Russia Demands EU Apology Over Vaccine ‘Roulette’ Jab

Russia is demanding a public apology from the European Union’s medicines regulator for comparing its Sputnik V coronavirus vaccine to “Russian roulette.”

Christa Wirthumer-Hoche, management board chairwoman of the Amsterdam-based European Medicines Agency (EMA), made the errant remark Monday while advising EU members against emergency use authorization of Sputnik V.

“Such comments are inappropriate and undermine credibility of EMA and its review process,” said the official Twitter account promoting Sputnik V.

The EMA launched a rolling review of the Russian vaccine last week as Hungary began using it while Slovakia and Czechia signaled they would bypass EMA approval.

The Sputnik V account said Wirthumer-Hoche’s comments on Austrian television “raise serious questions about possible political interference in the ongoing EMA review” and “undermine credibility” of the nearly 50 countries’ regulators that have already approved the jab.

“Vaccines and EMA should be above and beyond politics.”

Russia has said it was ready to provide enough Sputnik V doses for 50 million Europeans as soon as it gets the green light as the first non-Western vaccine.

The scandal comes as the United States accused Russian intelligence of running a disinformation campaign against U.S.-made Covid-19 vaccines in an apparent bid to boost Sputnik V’s image.

Russian officials did not appear to respond to the accusations as of early Tuesday.

Russia Counts Over 7K New Coronavirus Cases

Russia confirmed 7,212 coronavirus infections Friday, the first time in three months that its daily caseload crossed the 7,000 mark.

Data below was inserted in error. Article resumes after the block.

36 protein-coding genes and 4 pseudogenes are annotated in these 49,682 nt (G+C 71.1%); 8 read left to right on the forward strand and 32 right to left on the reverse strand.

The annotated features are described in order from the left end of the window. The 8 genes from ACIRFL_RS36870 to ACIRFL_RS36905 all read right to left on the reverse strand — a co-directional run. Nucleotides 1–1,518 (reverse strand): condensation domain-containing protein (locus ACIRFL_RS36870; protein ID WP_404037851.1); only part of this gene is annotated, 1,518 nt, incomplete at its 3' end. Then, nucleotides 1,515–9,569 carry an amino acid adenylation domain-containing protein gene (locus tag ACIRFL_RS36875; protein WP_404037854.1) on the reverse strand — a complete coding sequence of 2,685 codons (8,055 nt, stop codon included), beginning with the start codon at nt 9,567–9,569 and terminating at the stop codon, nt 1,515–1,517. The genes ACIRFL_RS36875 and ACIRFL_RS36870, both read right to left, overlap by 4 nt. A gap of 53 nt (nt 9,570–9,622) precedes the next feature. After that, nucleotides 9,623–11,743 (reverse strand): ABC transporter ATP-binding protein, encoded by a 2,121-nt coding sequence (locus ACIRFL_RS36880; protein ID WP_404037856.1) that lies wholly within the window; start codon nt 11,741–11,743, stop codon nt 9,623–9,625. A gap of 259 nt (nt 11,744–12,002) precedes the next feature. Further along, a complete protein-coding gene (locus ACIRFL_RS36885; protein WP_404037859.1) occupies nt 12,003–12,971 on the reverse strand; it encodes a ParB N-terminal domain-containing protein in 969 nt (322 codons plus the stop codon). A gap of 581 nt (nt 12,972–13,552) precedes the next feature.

Overall, the country’s official number of cases has reached 1,136,048, the fourth-highest number of infections in the world.

The last time Russia recorded more than 7,000 new coronavirus infections was on June 25, when the total caseload was around half of the current total.

The highest numbers of new Covid-19 cases were recorded in Moscow (1,560) and St. Petersburg (240), the national coronavirus task force said in its daily update.

Deaths nationwide have also passed the 20,000 mark with 108 fatalities confirmed Friday, the task force said. Separate figures published by Russia’s state statistics agency suggest a much higher number of coronavirus deaths.

Officials have continued to reassure the public that Russia will not go into a full lockdown as it did in spring despite persistent rumors.

Earlier Friday, Moscow Mayor Sergei Sobyanin ordered elderly residents and those suffering from chronic diseases to stay home and limit contacts starting Monday. He urged the city’s businesses to shift as many employees as possible to remote work to prevent the further spread of Covid-19.

President Vladimir Putin on Thursday told regional leaders that he “really wouldn’t like to return to the restrictive measures we introduced this spring.”

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